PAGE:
Holmes County Blues

Holmes County Blues - Lexington

Holmes County has been a significant contributor to the legacy of African American blues and gospel music in Mississippi. Heralded blues artists born or raised in the Lexington area include Elmore James (a native of Richland, about eleven miles south of town), Lee “Shot” Williams, Otis “Big Smokey” Smothers, and Lonnie Pitchford. B. B. King also lived briefly in Lexington as a teenager.

Lexington can claim a rich musical heritage as the onetime home of Blues Hall of Famers B. B. King and Elmore James along with an array of accomplished blues, soul, jazz, and gospel performers. King, born in 1925, was a budding guitarist and gospel singer when he moved to Lexington to live with his father Albert in 1940 for two years. James (1918-1963), a key figure in Mississippi and Chicago blues history, lived on various farms in Holmes County in his early years. His headstone in Ebenezer bears the inscription “King of the Slide Guitar.”

Several local families were responsible for much of Lexington’s blues legacy. Soul and blues singer Lee “Shot” Williams (1938-2011), whose recording career lasted almost fifty years, was a cousin of brothers Otis “Big Smokey” (1929-1993) and Albert (aka Abe) “Little Smokey” Smothers (1939-2010) and of Lester Davenport (1932-2009), all of whom were longtime figures on the Chicago blues scene. Williams and Otis Smothers were from Lexington; Albert Smothers, Davenport, and Chicago vocalist Arelean Brown (1924-1981), who claimed Williams as a brother, were from Tchula. In his later years Williams enjoyed renewed popularity on the Southern soul circuit by recording a series of risque songs. Otis Smothers performed in a more downhome vein and recorded some classic blues of his own in addition to doing sessions with Howlin’ Wolf and writing songs for Muddy Waters. Willie Douglas “W. D.” Pitchford, his wife Rosie, and their sons Willie Douglas, Jr., Charles Edward, Lonnie Lee, Andrew James (“A. J.”), and Rosby Pitchford from Lexington all played blues or gospel guitar. Lonnie (1955-1998), a critically acclaimed performer who toured several countries, carried on the music of Elmore James and Robert Johnson and also brought the homemade one-string “diddley bow” to prominence. Lexington’s Roseby brothers Ras (“Butch”) (1904-1970) and Edgar (a banjoist, 1921-1993) and their cousin, saxophonist John “Brick” Roseby (1910-1987), performed in various jazz and dance bands. Ras (Rasberry), a trombonist, later played drums for Elmore James and recorded as a sideman for Sonny Boy Williamson No. 2 on Trumpet Records in Jackson.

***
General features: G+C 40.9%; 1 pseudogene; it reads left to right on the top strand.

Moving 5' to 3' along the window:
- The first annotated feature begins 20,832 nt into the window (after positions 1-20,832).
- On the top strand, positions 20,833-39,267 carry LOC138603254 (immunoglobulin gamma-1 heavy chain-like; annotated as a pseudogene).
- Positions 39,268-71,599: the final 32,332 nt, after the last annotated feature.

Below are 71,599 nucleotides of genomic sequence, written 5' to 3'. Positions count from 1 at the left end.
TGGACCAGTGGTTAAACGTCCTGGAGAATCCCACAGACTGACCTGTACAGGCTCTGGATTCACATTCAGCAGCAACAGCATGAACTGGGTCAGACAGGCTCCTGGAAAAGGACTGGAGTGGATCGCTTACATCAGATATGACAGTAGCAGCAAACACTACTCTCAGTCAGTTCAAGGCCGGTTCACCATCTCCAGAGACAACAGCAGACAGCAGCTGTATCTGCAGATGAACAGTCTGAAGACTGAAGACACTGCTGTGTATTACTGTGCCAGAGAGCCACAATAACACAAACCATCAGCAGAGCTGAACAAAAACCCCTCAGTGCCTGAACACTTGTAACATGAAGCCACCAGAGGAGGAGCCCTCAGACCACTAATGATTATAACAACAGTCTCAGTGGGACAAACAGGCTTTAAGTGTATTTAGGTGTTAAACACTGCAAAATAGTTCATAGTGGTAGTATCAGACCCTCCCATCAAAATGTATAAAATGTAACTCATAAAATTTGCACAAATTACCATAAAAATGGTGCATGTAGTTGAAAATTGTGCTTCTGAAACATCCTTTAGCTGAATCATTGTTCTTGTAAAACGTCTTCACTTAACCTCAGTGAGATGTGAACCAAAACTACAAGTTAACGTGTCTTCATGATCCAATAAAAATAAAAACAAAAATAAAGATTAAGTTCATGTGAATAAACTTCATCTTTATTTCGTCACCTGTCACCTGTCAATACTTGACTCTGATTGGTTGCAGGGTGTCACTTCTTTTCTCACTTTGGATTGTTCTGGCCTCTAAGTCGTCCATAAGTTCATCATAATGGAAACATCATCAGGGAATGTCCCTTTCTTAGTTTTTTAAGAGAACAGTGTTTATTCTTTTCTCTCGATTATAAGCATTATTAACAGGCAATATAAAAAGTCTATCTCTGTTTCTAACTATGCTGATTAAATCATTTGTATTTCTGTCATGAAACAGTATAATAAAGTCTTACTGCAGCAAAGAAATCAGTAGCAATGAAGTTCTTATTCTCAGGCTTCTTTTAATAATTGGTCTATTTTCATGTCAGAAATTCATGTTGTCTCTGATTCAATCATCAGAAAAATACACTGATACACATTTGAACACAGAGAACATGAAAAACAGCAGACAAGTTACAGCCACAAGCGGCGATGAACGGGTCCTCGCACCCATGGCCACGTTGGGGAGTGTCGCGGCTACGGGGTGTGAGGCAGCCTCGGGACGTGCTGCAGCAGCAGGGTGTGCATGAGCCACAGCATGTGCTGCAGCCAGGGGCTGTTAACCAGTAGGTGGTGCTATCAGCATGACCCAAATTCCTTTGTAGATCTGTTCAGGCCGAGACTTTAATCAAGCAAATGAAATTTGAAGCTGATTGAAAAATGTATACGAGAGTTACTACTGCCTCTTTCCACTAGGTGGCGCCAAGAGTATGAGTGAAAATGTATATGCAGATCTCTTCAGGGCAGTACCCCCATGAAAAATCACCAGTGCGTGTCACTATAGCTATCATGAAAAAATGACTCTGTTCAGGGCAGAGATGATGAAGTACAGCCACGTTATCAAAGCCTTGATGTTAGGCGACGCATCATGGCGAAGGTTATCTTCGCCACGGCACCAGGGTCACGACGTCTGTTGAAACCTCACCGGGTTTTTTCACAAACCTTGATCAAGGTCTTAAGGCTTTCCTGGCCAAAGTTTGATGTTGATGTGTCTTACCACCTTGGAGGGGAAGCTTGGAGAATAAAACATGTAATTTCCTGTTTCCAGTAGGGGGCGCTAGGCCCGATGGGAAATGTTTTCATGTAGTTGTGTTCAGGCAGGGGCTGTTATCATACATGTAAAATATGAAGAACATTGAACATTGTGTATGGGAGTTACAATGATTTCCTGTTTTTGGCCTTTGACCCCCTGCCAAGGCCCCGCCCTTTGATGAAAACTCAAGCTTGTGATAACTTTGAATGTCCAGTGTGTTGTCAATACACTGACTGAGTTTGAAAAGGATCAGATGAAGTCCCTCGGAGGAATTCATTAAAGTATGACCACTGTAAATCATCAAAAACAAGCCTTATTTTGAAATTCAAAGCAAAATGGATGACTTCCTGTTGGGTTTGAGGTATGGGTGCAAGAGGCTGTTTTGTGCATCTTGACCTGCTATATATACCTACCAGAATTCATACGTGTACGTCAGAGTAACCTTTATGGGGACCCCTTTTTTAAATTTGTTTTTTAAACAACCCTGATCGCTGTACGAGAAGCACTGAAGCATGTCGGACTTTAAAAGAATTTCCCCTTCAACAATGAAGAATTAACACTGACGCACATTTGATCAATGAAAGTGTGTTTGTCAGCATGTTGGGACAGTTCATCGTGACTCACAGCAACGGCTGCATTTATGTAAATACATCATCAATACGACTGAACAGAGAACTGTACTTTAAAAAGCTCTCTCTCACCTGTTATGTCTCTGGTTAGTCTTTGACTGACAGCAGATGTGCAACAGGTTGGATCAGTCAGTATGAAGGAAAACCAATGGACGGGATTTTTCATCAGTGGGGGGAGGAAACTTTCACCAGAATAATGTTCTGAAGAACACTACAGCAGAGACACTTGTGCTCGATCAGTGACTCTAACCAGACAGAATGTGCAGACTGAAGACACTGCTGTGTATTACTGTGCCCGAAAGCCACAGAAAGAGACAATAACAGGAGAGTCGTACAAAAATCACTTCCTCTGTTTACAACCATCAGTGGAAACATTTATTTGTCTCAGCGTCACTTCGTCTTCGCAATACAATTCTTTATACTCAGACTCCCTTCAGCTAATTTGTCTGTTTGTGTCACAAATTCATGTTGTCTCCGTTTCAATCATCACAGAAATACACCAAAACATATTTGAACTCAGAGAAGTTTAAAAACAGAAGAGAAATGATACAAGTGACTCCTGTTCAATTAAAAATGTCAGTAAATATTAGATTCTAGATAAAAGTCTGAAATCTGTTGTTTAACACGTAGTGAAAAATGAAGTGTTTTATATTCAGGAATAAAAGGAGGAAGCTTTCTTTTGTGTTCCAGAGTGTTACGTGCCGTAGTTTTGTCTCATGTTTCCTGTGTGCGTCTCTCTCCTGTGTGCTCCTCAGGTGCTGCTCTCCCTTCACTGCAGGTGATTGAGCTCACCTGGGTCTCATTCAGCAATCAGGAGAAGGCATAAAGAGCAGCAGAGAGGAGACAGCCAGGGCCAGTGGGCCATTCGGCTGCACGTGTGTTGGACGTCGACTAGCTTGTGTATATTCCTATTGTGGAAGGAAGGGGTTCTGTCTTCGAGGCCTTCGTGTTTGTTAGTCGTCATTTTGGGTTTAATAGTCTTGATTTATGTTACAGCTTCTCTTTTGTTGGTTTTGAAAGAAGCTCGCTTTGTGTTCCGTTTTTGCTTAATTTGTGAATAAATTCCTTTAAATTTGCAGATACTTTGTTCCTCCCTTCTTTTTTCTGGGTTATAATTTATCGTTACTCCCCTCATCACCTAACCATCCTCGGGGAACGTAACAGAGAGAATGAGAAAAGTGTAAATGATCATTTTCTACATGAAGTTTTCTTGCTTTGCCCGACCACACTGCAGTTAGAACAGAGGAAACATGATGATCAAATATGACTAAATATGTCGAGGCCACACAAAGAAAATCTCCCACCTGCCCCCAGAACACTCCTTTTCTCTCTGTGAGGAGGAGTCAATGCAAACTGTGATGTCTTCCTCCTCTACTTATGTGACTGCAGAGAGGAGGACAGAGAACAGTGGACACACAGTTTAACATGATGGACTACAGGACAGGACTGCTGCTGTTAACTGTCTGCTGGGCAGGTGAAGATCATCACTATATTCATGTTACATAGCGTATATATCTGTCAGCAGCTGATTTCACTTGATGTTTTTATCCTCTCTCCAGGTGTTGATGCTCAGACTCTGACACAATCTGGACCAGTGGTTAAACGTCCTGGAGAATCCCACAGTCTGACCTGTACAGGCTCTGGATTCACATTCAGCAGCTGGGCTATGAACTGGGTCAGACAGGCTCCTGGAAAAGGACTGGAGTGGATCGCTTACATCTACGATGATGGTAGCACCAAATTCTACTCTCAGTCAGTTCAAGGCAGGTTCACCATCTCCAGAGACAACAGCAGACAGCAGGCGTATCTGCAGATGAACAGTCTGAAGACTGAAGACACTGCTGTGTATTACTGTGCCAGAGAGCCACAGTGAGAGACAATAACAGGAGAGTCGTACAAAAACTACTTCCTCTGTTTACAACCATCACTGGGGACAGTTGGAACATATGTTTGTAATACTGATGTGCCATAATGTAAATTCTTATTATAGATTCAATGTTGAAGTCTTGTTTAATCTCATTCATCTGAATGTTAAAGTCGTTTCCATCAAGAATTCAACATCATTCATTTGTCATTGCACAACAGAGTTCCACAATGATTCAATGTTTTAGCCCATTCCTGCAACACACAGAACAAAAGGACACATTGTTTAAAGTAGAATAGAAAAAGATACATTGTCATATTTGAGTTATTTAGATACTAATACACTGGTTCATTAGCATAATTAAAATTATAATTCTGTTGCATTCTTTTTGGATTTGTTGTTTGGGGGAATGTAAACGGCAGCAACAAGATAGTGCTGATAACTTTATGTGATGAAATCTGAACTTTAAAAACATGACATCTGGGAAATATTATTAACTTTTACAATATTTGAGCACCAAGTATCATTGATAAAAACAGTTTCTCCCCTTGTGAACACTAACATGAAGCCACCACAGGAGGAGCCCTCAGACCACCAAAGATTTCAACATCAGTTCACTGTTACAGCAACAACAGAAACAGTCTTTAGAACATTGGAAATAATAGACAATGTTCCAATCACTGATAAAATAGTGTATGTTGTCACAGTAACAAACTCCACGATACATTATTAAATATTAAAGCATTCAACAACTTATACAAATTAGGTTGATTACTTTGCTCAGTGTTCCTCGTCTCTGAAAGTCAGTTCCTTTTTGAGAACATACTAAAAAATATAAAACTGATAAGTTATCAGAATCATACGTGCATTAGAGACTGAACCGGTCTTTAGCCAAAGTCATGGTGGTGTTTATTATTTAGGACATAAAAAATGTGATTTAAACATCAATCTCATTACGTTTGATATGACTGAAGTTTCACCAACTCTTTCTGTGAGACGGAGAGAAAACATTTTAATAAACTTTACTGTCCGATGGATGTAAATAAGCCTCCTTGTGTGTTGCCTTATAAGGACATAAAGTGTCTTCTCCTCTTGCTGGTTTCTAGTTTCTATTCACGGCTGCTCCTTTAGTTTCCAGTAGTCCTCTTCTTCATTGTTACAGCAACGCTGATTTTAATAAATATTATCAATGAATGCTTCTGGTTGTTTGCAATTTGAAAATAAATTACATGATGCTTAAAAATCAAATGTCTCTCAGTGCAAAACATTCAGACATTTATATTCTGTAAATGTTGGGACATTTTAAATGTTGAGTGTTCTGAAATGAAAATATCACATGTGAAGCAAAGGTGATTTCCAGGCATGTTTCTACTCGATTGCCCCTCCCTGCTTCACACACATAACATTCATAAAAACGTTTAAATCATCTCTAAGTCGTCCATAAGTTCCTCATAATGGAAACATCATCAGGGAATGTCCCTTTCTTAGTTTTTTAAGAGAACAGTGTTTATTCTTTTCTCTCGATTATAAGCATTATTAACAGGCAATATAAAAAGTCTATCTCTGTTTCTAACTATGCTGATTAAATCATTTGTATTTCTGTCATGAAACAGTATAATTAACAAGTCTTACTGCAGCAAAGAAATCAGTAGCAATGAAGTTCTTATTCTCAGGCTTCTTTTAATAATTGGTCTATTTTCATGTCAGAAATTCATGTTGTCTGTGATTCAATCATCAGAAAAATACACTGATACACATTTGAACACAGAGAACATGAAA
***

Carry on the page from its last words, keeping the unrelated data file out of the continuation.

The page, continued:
Guitarist Lee Cooper (1925-1966), a prolific studio musician from Lexington who was skilled in both jazz and blues, recorded with Howlin’ Wolf, Memphis Slim, Eddie Boyd, and many others in Chicago. Another Chicago bluesman with Lexington roots, James Scott, Jr. (c. 1913-1983), recorded in Memphis for Sun Records in 1952 and led the Scott Jr. Band in Mississippi and Chicago. Geneva Morganfield (1915-1973), who was immortalized in her husband Muddy Waters’ 1949 recording “Little Geneva,” was a native of Lexington, as was noted jazz bassist Malachi Favors (1927-2004), a member of the Art Ensemble of Chicago.

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